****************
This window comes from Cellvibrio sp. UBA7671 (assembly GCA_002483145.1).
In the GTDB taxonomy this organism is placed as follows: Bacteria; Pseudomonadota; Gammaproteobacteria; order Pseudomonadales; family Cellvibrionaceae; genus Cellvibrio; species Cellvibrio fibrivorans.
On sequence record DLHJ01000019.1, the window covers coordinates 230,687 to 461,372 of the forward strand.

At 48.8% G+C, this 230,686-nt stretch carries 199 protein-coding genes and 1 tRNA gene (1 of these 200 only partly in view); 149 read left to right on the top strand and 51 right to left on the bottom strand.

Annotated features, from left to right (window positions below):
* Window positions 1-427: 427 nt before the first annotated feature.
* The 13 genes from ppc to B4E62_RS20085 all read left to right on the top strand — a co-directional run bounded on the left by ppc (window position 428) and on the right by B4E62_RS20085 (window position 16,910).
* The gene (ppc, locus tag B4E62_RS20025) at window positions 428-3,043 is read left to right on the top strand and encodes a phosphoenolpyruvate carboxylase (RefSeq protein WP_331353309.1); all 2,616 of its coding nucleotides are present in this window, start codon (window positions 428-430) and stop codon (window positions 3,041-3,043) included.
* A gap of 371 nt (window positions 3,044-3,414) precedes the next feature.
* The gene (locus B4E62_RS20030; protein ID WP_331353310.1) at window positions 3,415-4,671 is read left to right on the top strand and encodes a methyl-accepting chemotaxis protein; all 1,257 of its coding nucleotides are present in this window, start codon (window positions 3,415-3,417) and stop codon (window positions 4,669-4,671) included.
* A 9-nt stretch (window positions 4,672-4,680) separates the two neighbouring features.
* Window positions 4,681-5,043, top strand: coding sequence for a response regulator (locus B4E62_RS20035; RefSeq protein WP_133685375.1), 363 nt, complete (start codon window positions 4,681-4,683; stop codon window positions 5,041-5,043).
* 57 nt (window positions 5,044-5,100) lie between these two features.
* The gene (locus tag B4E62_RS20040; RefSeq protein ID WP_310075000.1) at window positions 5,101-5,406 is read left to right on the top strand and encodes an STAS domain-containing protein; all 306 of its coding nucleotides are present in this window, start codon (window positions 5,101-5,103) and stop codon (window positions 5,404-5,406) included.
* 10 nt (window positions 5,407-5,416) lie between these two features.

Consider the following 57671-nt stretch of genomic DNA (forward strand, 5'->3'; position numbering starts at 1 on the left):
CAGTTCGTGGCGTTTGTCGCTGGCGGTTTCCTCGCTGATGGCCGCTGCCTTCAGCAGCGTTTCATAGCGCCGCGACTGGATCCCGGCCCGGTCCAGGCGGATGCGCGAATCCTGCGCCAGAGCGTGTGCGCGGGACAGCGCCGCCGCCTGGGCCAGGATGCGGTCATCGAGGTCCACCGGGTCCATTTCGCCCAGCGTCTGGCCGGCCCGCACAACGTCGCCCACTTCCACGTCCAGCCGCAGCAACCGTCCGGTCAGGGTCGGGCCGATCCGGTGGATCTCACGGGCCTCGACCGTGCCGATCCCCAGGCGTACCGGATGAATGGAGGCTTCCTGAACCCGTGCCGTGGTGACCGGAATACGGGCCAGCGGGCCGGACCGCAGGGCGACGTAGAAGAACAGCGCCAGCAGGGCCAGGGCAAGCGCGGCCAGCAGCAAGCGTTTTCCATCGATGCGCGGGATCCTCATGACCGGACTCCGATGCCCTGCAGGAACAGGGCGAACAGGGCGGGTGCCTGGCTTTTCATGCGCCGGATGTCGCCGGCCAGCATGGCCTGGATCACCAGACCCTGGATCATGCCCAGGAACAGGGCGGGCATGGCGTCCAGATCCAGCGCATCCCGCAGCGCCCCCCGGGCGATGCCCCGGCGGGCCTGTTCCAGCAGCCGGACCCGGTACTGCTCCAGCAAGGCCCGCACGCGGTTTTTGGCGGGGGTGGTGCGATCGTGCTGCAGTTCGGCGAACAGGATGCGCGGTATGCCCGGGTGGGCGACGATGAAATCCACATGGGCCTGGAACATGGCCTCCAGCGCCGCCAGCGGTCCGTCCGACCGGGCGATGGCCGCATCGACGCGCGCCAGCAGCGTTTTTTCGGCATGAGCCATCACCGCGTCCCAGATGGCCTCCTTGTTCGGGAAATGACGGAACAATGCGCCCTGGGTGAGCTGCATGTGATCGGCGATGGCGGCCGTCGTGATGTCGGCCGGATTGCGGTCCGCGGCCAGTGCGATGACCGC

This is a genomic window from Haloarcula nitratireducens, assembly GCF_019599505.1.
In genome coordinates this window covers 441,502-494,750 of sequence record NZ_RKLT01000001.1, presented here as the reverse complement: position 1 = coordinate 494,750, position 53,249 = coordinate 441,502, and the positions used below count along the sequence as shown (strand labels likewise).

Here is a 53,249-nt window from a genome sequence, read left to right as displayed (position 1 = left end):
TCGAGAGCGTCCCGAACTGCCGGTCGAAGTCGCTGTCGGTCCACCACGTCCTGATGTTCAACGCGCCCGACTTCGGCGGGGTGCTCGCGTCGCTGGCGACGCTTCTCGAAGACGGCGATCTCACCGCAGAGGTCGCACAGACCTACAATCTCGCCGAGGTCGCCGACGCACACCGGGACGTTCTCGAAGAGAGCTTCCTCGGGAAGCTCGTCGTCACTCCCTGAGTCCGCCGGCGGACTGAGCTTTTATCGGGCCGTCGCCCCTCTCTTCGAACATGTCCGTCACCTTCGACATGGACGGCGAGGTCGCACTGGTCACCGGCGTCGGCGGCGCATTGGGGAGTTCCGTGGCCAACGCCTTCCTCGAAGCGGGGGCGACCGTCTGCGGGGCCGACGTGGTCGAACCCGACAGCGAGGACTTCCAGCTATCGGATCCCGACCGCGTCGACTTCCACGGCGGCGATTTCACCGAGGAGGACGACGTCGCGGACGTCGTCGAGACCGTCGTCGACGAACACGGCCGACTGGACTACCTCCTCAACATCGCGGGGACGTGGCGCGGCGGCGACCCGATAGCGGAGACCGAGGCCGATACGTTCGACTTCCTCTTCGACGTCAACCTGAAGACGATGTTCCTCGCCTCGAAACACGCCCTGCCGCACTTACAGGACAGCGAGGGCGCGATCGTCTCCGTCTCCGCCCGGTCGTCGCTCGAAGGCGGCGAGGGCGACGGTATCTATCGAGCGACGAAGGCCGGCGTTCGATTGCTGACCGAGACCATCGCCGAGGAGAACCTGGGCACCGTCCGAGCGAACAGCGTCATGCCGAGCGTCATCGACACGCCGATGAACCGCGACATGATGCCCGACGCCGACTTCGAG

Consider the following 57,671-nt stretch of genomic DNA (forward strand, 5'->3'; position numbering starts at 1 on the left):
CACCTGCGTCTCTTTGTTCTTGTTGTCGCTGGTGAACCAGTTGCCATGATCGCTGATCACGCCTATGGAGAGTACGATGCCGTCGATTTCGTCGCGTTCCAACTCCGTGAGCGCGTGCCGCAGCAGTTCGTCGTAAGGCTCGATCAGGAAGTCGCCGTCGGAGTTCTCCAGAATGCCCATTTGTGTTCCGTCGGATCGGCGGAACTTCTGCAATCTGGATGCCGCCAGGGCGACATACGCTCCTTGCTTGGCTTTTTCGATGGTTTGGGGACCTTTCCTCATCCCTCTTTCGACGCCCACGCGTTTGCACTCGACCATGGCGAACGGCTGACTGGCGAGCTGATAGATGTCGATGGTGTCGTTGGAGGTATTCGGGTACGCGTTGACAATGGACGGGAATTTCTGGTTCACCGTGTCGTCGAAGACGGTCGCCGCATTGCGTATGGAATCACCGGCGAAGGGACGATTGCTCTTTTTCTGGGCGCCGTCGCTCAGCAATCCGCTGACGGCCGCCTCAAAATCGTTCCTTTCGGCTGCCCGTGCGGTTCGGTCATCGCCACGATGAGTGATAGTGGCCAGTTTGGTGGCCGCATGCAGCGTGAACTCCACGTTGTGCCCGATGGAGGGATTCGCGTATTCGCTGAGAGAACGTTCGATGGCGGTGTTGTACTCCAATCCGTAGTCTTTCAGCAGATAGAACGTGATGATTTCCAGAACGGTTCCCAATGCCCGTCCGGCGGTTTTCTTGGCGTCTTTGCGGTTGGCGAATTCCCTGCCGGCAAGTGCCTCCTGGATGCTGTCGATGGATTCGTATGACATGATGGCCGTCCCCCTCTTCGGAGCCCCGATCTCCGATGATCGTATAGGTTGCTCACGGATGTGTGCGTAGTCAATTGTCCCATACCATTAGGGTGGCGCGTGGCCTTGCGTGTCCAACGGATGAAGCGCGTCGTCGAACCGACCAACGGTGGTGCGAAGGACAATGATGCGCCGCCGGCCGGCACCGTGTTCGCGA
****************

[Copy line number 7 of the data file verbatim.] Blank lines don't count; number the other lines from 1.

* The 13 genes from ppc to B4E62_RS20085 all read left to right on the top strand — a co-directional run bounded on the left by ppc (window position 428) and on the right by B4E62_RS20085 (window position 16,910).